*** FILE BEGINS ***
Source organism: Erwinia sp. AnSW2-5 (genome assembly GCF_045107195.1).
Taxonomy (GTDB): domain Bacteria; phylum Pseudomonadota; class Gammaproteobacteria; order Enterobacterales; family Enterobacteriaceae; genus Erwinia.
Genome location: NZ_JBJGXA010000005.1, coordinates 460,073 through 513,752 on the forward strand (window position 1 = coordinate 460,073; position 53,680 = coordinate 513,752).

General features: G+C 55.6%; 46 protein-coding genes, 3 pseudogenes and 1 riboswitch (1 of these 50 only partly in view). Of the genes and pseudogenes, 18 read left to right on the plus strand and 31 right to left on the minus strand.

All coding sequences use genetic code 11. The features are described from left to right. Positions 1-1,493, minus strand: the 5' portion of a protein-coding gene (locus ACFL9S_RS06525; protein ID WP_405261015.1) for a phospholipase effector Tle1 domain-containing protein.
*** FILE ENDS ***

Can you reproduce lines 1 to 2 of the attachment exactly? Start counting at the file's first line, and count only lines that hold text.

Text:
Source organism: Erwinia sp. AnSW2-5 (genome assembly GCF_045107195.1).
Taxonomy (GTDB): domain Bacteria; phylum Pseudomonadota; class Gammaproteobacteria; order Enterobacterales; family Enterobacteriaceae; genus Erwinia.